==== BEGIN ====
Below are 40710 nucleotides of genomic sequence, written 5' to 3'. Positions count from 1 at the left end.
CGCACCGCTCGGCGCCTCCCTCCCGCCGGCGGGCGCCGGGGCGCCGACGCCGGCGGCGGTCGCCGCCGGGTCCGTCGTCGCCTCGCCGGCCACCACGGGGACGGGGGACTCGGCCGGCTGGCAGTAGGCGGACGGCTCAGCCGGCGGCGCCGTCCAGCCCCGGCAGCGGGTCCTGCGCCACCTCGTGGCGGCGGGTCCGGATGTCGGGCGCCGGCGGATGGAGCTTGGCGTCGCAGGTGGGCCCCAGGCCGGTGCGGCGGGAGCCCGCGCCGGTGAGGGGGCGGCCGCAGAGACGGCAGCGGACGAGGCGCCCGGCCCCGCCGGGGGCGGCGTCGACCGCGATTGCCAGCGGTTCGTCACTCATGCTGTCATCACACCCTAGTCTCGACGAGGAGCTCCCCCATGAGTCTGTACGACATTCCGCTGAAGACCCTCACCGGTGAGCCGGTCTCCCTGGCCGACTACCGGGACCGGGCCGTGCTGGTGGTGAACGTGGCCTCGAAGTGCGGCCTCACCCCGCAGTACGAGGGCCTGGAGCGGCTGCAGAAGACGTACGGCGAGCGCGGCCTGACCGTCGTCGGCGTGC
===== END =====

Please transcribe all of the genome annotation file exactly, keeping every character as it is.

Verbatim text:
Below are 40710 nucleotides of genomic sequence, written 5' to 3'. Positions count from 1 at the left end.
CGCACCGCTCGGCGCCTCCCTCCCGCCGGCGGGCGCCGGGGCGCCGACGCCGGCGGCGGTCGCCGCCGGGTCCGTCGTCGCCTCGCCGGCCACCACGGGGACGGGGGACTCGGCCGGCTGGCAGTAGGCGGACGGCTCAGCCGGCGGCGCCGTCCAGCCCCGGCAGCGGGTCCTGCGCCACCTCGTGGCGGCGGGTCCGGATGTCGGGCGCCGGCGGATGGAGCTTGGCGTCGCAGGTGGGCCCCAGGCCGGTGCGGCGGGAGCCCGCGCCGGTGAGGGGGCGGCCGCAGAGACGGCAGCGGACGAGGCGCCCGGCCCCGCCGGGGGCGGCGTCGACCGCGATTGCCAGCGGTTCGTCACTCATGCTGTCATCACACCCTAGTCTCGACGAGGAGCTCCCCCATGAGTCTGTACGACATTCCGCTGAAGACCCTCACCGGTGAGCCGGTCTCCCTGGCCGACTACCGGGACCGGGCCGTGCTGGTGGTGAACGTGGCCTCGAAGTGCGGCCTCACCCCGCAGTACGAGGGCCTGGAGCGGCTGCAGAAGACGTACGGCGAGCGCGGCCTGACCGTCGTCGGCGTGC